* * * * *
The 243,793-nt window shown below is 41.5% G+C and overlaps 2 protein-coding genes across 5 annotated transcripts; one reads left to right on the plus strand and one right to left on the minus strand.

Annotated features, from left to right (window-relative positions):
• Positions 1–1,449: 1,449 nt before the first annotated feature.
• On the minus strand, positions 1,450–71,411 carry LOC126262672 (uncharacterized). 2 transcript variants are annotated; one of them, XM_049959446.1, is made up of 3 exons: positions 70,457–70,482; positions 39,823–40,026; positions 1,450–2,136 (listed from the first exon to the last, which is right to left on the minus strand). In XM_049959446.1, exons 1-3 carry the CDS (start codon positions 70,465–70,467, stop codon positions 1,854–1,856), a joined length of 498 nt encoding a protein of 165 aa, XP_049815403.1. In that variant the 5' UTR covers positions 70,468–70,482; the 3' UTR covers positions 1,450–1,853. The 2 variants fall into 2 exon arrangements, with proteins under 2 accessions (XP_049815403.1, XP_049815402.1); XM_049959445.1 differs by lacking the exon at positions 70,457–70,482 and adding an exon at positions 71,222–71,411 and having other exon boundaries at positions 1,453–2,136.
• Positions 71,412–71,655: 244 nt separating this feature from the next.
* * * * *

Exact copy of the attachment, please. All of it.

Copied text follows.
The 243,793-nt window shown below is 41.5% G+C and overlaps 2 protein-coding genes across 5 annotated transcripts; one reads left to right on the plus strand and one right to left on the minus strand.

Annotated features, from left to right (window-relative positions):
• Positions 1–1,449: 1,449 nt before the first annotated feature.
• On the minus strand, positions 1,450–71,411 carry LOC126262672 (uncharacterized). 2 transcript variants are annotated; one of them, XM_049959446.1, is made up of 3 exons: positions 70,457–70,482; positions 39,823–40,026; positions 1,450–2,136 (listed from the first exon to the last, which is right to left on the minus strand). In XM_049959446.1, exons 1-3 carry the CDS (start codon positions 70,465–70,467, stop codon positions 1,854–1,856), a joined length of 498 nt encoding a protein of 165 aa, XP_049815403.1. In that variant the 5' UTR covers positions 70,468–70,482; the 3' UTR covers positions 1,450–1,853. The 2 variants fall into 2 exon arrangements, with proteins under 2 accessions (XP_049815403.1, XP_049815402.1); XM_049959445.1 differs by lacking the exon at positions 70,457–70,482 and adding an exon at positions 71,222–71,411 and having other exon boundaries at positions 1,453–2,136.
• Positions 71,412–71,655: 244 nt separating this feature from the next.